An Introduction to The Books of Ezra, Nehemiah & Esther

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For these reasons and others, some scholars believe Ezra came to Jerusalem much later, either in the 37 th year of Artaxerxes I or in the seventh year of Artaxerxes II see discussion in Klein. In the seventh year of his reign , Artaxerxes I — issued a royal edict granting permission for Jews to go to Jerusalem with Ezra. Ezra was permitted to bring with him gold and silver donations from other Jews. Regular maintenance expenses of the Temple were to be provided from the royal treasury and there was to be release of taxes for Temple personnel. Ezra's mission was "to expound the law of the Lord" and "to teach laws and rules to Israel" v.

For this purpose he was granted, not only a royal subsidy, but he was also empowered to appoint judges, enforce religious law, and even to apply the death penalty. Nevertheless, the question of imperial authorization of Jewish law by the Persian Empire continues to be a subject of debate Watts. Ezra's four-month journey to Jerusalem is described by Ezra in a first-person memoir.

Another problem was security. Because Ezra had originally made a declaration of trust in God before the king, he felt it inappropriate to request from him the customary escort. Thus he accounted the party's safe arrival in Jerusalem with all its treasure intact as a mark of divine benevolence. When Ezra arrived in Jerusalem he was informed that some people, including members of the clergy and aristocracy, had contracted foreign marriages. Immediately upon hearing this news Ezra engaged in mourning rites, tore his garments and fasted, and, on behalf of the people, confessed their sins and uttered a prayer of contrition.

He is joined by a group of supporters who are also disturbed by this news. At the initiative of a certain Shecaniah son of Jehiel, Ezra was urged to take immediate action. An emergency national assembly was convened, and Ezra addressed the crowd in a winter rainstorm calling upon the people to divorce their foreign wives. The assembled crowd agreed to Ezra's plea, but because of the heavy rains and the complexity of the matter Ezra's extension of legal prohibitions of marriages that had previously been permitted , they requested that a commission of investigation be set up.

After three months the commission reported back with a list of priests, Levites, and Israelites who had intermarried.

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Seemingly out of order, Ezra reappears in chapter 8 of the Book of Nehemiah where it is recounted that he publicly read the Torah on the first day of the seventh month Rosh Ha-Shanah. He stood upon a platform with dignitaries standing on his right and left.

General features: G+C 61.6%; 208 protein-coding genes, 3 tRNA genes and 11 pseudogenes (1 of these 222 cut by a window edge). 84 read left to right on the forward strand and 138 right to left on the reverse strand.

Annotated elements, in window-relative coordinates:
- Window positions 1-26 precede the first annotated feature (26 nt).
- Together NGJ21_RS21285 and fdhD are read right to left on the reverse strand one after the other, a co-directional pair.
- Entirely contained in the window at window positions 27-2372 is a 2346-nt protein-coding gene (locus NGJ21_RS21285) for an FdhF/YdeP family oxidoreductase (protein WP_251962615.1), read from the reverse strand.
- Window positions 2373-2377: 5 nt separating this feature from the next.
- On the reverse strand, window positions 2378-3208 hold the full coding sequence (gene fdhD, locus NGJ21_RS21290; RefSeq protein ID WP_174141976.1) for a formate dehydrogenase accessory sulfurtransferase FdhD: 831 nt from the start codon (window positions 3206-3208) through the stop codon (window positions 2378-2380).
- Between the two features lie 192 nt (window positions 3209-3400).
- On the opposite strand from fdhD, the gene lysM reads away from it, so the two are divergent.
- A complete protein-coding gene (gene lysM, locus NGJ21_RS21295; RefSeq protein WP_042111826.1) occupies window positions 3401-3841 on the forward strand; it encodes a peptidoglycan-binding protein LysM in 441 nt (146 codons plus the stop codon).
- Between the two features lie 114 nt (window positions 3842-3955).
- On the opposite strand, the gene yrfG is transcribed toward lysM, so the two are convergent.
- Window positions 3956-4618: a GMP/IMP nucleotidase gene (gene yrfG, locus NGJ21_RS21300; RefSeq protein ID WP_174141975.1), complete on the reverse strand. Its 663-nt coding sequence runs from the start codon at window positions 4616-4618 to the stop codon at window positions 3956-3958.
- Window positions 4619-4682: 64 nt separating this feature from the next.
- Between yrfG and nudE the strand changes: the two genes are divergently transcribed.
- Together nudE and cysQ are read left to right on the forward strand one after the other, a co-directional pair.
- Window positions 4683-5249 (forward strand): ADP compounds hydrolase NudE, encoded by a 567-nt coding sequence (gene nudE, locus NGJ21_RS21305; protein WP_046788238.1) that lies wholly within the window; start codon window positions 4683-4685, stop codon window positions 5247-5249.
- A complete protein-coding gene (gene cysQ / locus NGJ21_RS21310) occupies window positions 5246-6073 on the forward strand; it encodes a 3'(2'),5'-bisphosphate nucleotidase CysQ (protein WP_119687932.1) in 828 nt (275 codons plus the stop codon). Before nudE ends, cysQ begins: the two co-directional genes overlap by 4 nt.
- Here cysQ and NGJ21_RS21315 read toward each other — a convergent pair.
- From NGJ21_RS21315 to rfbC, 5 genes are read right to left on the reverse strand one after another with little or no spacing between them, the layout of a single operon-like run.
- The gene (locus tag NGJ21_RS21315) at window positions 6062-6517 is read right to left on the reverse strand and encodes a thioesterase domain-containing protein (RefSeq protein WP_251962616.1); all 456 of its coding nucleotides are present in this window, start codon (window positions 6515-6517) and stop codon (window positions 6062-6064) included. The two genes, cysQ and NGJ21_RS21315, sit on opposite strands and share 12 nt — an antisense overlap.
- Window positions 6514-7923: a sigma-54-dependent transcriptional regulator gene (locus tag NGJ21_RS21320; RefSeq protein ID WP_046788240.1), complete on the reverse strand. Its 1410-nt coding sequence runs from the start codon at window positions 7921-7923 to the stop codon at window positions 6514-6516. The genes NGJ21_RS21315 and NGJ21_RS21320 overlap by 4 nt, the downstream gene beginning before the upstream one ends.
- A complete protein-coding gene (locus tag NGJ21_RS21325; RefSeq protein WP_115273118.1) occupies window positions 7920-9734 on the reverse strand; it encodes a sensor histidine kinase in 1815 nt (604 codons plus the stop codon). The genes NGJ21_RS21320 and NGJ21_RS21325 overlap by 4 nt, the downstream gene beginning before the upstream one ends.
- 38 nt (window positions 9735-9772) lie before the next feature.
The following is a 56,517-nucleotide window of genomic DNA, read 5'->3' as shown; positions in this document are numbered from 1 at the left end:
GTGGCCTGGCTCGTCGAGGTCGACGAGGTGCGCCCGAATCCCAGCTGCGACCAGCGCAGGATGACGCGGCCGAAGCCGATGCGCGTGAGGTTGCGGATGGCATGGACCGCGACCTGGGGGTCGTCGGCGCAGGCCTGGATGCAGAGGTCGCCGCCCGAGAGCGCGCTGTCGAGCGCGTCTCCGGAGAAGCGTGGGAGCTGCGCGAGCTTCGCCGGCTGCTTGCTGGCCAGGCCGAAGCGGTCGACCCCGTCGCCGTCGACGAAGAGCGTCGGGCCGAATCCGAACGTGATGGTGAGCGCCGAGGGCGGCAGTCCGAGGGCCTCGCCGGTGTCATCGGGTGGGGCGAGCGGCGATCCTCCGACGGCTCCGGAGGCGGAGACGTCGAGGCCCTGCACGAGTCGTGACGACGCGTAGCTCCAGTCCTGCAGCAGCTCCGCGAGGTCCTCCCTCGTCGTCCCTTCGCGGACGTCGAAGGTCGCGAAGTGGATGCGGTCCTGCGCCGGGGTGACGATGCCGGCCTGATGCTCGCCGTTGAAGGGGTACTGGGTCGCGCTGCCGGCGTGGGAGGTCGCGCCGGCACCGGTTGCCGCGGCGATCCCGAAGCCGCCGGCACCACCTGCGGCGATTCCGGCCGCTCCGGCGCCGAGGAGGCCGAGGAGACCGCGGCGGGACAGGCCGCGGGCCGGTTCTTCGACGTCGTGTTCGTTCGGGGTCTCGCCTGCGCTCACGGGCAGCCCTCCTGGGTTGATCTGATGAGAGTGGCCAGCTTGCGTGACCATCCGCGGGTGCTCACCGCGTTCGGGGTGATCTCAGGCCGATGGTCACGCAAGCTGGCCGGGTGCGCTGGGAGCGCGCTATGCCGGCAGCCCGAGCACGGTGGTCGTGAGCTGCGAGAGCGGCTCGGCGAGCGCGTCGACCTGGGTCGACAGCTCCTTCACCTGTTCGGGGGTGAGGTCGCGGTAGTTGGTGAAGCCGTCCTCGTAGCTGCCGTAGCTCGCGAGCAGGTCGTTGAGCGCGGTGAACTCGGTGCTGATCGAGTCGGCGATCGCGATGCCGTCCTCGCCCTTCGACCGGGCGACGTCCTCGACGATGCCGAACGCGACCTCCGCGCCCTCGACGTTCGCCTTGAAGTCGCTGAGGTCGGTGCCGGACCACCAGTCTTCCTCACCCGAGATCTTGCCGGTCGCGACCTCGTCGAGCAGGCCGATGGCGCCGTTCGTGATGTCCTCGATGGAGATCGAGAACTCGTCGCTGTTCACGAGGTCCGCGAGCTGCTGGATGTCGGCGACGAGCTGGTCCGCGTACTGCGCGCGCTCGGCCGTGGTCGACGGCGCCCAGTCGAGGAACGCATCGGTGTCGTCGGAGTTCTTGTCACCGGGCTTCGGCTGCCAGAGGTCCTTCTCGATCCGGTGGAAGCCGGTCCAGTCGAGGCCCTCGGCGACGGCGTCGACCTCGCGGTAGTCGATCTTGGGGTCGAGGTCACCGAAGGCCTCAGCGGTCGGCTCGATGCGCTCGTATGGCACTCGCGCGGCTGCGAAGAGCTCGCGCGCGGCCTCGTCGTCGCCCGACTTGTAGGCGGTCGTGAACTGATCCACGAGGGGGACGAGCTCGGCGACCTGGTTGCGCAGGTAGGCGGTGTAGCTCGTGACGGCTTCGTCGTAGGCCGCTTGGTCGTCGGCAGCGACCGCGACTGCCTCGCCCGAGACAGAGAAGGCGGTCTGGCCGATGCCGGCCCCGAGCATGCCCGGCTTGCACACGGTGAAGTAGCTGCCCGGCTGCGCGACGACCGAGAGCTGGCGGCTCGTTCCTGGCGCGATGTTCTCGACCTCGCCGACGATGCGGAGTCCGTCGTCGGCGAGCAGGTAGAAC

The ceremony began with an invocation by Ezra and a response by the people saying "Amen, Amen. The people were emotionally overcome by the occasion and wept. However, they were enjoined not to be sad, rather to celebrate the day joyously with eating, drinking, and gift giving.

The day after the public reading, a group of priests and Levites continued to study the Torah with Ezra and came across the regulations for observing the feast of Tabernacles on that very month. A proclamation was issued to celebrate the festival which was done with great joy, and the Torah was again read publicly during the entire eight days of the festival.

It has often been pointed out that the feast of Tabernacles which is described as being discovered anew from the Torah reading and had not been observed since the days of Joshua, had already been observed not too much earlier by the first return-ees Ezra On the 24 th day of the month, immediately after the celebration of the feast of Tabernacles, a fast day was announced. The identification and purpose of this fast day is unknown. Most commentators believe that this fast and following prayer of the Levites should come after the events described in Ezra 10, which was concerned with problems of intermarriage.

12. Ezra, Nehemiah and Esther - Spotlight on the Word: Old Testament

The long prayer of the Levites v. The hymn contains stereotypical Psalm language, and contains references to the creation, the covenant with Abraham, the acts of God in Egypt, the wanderings in the desert, Sinai, the conquest, the Judges, and to later periods. The hymn is noteworthy in not mentioning David and Solomon, two of Judah's glorious rulers, nor is there any mention of the exile and the current restoration, events central to Ezra and Nehemiah.

The third period encompasses 12 years from the 20 th year of the reign of Artaxerxes I until his 32nd year , and deals with the work of Nehemiah, who had held an important office termed a "cupbearer" in the royal household of the Persian king Artaxerxes I — The work of Nehemiah described in the form of a first-person memoir includes his rebuilding of the walls of Jerusalem and his economic and religious reforms. In particular, this period deals with 1 Nehemiah's response to the news from Jerusalem; 2 Nehemiah's efforts at reconstructing and fortifying Jerusalem; 3 intrigues against Nehemiah; 4 the dedication of the wall; 5 Nehemiah's resolution of economic problems; 6 Nehemiah's religious reforms.

In the 20 th year of the Persian king Artaxerxes I , a delegation of Jews arrived from Jerusalem at Susa, the king's winter residence, and informed Nehemiah of the deteriorating conditions back in Judah. The walls of Jerusalem were in a precarious state and repairs could not be undertaken since they were specifically forbidden by an earlier decree of the same Artaxerxes Ezra The news about Jerusalem upset Nehemiah, and he sought and was granted permission from the king to go to Jerusalem as governor and rebuild the city. This change in Persian policy is thought to have come after the Egyptian revolt of when it was believed that a relatively strong and friendly Judah could better serve Persia's strategic interests Myers.